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This past week we held our economic forecast event: Future Fortune: What’s Ahead for the Regional Economy. Lynn Valenter kicked off the event by announcing IMS’s new data tool, Neighborhood Pulse. Then I provided a quick snapshot of the state of the regional economy (you can find the powerpoint here). Jason Jurjevich discussed migration trends, and Christian Kaylor discussed wage and employment trends. Tom Potiowsky provided us a summary of his regional economic forecast.

One of the most interesting trends I took from the event was the distribution of job growth by wages. This chart, provided by Christian, shows that over the past ten years, jobs in industries whose wages fall in the middle of the wage distribution have barely grown, while those at the top of the wage distribution, which typically require greater amounts of education and experience, have grown much more quickly. But the fastest growing occupations are the low wage jobs that require little or no post-secondary education. Thus, while low-skill workers have plenty of job opportunities, their average annual wages are quite low—too low, in many cases, to meet the region’s self sufficiency standardwageslide

This ties to another trend that we just recently started tracking on Greater Portland Pulse, wage distribution. It shows the ratio of the 90 percentile wage (the wage at which 90 percent of jobs pay less) to the 10 percentile age (the wage at which 10 percent of the jobs pay less). A higher ratio indicates a greater wage divergence between lowest and highest paid workers. The ratio has been rising over the past ten years, and although the ratio for the Portland region is lower than that of the nation, we are closing the gap. And the New York Times’ Steven Greenhouse showed us over the weekend that stagnating wages are a national trend for the typical American worker.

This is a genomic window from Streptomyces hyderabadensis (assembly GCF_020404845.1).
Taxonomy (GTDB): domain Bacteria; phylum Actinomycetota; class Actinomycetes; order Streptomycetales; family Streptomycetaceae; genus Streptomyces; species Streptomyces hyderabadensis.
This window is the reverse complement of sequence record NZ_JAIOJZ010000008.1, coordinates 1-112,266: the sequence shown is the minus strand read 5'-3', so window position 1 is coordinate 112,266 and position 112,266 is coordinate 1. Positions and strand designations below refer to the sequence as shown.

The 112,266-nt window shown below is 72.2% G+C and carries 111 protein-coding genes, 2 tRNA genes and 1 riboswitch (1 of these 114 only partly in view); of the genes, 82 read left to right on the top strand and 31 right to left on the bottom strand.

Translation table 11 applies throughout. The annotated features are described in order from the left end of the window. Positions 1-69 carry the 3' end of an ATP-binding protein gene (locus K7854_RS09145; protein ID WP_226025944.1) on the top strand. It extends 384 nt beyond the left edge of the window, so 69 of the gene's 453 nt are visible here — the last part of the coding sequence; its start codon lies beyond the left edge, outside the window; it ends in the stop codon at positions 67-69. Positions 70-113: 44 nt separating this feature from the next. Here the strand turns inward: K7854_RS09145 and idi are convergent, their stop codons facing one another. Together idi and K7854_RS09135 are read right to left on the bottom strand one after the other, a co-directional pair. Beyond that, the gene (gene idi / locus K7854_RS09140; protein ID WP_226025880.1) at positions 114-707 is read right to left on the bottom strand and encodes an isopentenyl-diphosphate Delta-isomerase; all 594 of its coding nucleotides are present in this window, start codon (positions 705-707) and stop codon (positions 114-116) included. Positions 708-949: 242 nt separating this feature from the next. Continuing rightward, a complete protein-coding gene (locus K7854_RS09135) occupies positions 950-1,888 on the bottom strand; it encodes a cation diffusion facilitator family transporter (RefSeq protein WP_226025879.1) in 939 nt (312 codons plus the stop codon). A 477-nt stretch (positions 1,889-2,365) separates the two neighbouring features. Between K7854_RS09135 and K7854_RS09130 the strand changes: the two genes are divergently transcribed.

Our challenge in the future, then, is threefold:

  1. Expand the middle wage jobs that have traditionally provided a self-sufficient wage, even for workers without a great deal of formal education by expanding markets for our manufactured goods. Greater Portland Inc’s Global Trade and Investment Plan is one example of a strategy for doing that.
  2. Offer more opportunities to upgrade low-skill jobs to increase worker productivity while providing a skill and career ladder for lower wage workers. Portland Community College has a number of career pathways programs that lead from lower-wage positions such as retail sales clerk and entry-level maintenance worker, to higher paid positions in customer service and facilities management. Ensuring that employers recognized and reward these credentials is also critical.
  3. Ensure that more workers complete the secondary education required to enter higher wage occupations. This requires that we stay focused on keeping kids on track for an on-time graduation from high school, making secondary education affordable, and ensuring that kids are aware of the careers available to them with post-secondary education. The All Hands Raised Partnership’s High School to College and Career Collaborative is gathering data and developing strategies related to this issue.

The truth is, we need to keep working this issue of low and stagnant wages from all of these angles. No one approach can work for all of our workers currently earning salaries that are too low to support themselves or their families.

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